I was my dad´s vinyl-wallah: I changed his records while he lounged around drinking tea, and that´s how I know my Argo from my Tempo. And it´s why, when Dr Walid called me to the morgue to listen to a corpse, I recognised the tune it was playing. Something violently supernatural had happened to the victim, strong enough to leave its imprint like a wax cylinder recording. Cyrus Wilkinson, part-time jazz saxophonist and full-time accountant, had apparently dropped dead of a heart attack just after finishing a gig in a Soho jazz club. He wasn´t the first.
No one was going to let me exhume corpses to see if they were playing my tune, so it was back to old-fashioned legwork, starting in Soho, the heart of the scene. I didn´t trust the lovely Simone, Cyrus´ ex-lover, professional jazz kitten and as inviting as a Rubens´ portrait, but I needed her help: there were monsters stalking Soho, creatures feeding off that special gift that separates the great musician from someone who can raise a decent tune. What they take is beauty. What they leave behind is sickness, failure and broken lives.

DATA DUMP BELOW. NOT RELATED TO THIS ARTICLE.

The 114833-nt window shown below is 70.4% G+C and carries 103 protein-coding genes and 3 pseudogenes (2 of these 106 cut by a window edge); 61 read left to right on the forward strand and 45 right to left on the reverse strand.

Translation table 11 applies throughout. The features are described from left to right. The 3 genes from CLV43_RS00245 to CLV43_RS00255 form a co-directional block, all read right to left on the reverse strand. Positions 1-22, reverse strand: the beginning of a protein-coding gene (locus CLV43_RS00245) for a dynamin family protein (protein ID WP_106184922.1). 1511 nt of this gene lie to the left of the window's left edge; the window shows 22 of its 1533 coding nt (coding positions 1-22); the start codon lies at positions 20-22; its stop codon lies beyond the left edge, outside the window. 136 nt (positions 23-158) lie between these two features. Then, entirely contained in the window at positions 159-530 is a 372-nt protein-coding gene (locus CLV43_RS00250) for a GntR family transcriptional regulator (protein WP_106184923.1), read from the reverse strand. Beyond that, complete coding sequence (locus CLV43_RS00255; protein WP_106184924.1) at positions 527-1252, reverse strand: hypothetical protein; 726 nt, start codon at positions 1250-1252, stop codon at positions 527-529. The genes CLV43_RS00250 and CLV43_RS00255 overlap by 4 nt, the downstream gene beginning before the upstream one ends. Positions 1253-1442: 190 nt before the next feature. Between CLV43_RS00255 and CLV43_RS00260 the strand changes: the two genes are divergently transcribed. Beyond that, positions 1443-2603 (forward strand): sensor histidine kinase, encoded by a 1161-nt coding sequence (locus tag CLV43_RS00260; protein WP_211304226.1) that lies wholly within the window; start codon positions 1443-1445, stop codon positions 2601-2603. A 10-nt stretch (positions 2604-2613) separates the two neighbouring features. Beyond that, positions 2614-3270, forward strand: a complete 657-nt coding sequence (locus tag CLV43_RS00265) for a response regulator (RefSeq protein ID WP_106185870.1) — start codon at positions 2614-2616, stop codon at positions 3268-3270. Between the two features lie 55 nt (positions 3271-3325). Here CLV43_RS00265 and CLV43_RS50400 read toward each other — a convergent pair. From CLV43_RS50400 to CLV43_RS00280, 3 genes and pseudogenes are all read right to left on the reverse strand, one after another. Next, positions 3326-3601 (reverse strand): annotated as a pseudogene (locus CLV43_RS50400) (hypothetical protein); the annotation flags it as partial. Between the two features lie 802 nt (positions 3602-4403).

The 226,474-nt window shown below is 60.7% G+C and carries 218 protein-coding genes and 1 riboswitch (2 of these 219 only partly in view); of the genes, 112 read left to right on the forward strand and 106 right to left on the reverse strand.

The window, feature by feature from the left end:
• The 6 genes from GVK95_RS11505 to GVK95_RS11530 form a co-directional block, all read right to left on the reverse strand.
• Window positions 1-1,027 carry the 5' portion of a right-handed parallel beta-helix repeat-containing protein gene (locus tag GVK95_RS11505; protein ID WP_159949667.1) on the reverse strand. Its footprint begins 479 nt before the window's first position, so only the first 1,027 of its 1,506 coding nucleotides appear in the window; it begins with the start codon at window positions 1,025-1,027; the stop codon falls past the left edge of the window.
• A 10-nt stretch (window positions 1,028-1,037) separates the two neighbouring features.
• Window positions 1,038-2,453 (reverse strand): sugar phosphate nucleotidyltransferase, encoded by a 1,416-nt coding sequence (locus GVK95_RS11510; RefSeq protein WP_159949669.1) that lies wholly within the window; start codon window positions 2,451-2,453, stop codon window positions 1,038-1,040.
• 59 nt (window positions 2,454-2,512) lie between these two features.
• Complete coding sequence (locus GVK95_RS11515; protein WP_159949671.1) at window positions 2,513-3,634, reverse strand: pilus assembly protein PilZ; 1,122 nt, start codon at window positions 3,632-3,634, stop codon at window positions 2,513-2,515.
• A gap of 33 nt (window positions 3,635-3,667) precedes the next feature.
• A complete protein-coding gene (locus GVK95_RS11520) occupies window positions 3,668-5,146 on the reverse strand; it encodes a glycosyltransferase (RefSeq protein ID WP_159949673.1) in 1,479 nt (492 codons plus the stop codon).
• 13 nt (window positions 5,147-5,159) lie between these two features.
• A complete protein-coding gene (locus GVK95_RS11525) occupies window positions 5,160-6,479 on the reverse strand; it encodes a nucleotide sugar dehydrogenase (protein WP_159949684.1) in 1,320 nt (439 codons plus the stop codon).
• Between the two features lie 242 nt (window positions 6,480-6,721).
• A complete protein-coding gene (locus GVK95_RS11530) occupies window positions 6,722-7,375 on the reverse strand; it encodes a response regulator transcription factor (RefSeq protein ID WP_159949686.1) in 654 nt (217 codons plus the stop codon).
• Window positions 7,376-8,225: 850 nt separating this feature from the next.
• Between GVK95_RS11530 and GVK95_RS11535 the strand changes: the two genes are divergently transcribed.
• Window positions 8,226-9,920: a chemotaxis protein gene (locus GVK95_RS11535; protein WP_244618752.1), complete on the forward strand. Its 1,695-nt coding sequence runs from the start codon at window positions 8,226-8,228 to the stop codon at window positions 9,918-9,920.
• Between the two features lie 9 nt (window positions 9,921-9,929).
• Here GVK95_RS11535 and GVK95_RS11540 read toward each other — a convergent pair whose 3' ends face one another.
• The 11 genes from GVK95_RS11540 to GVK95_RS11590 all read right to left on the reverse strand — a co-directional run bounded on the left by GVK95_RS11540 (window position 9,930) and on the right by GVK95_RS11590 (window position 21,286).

And as I hunted them, my investigation got tangled up in another story: a brilliant trumpet player, Richard ´Lord´ Grant - my father - who managed to destroy his own career, twice. That´s the thing about policing: most of the time you´re doing it to maintain public order. Occasionally you´re doing it for justice. And maybe once in a career, you´re doing it for revenge.